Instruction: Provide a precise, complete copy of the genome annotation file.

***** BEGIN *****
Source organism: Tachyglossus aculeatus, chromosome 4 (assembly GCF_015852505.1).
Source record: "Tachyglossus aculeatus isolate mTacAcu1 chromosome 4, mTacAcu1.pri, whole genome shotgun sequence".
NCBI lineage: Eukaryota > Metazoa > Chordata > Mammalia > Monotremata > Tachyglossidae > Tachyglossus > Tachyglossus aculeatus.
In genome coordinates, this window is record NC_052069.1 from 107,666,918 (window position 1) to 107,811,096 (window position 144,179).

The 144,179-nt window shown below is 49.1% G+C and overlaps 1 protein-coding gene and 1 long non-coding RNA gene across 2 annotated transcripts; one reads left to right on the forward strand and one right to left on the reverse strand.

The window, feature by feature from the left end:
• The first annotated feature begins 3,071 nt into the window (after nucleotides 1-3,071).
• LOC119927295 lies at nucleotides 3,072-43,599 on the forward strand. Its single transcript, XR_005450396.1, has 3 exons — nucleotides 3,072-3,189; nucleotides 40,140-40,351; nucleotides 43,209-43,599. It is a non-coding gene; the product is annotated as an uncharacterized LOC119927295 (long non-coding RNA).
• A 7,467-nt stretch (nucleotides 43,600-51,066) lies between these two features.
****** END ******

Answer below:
Source organism: Tachyglossus aculeatus, chromosome 4 (assembly GCF_015852505.1).
Source record: "Tachyglossus aculeatus isolate mTacAcu1 chromosome 4, mTacAcu1.pri, whole genome shotgun sequence".
NCBI lineage: Eukaryota > Metazoa > Chordata > Mammalia > Monotremata > Tachyglossidae > Tachyglossus > Tachyglossus aculeatus.
In genome coordinates, this window is record NC_052069.1 from 107,666,918 (window position 1) to 107,811,096 (window position 144,179).

The 144,179-nt window shown below is 49.1% G+C and overlaps 1 protein-coding gene and 1 long non-coding RNA gene across 2 annotated transcripts; one reads left to right on the forward strand and one right to left on the reverse strand.

The window, feature by feature from the left end:
• The first annotated feature begins 3,071 nt into the window (after nucleotides 1-3,071).
• LOC119927295 lies at nucleotides 3,072-43,599 on the forward strand. Its single transcript, XR_005450396.1, has 3 exons — nucleotides 3,072-3,189; nucleotides 40,140-40,351; nucleotides 43,209-43,599. It is a non-coding gene; the product is annotated as an uncharacterized LOC119927295 (long non-coding RNA).
• A 7,467-nt stretch (nucleotides 43,600-51,066) lies between these two features.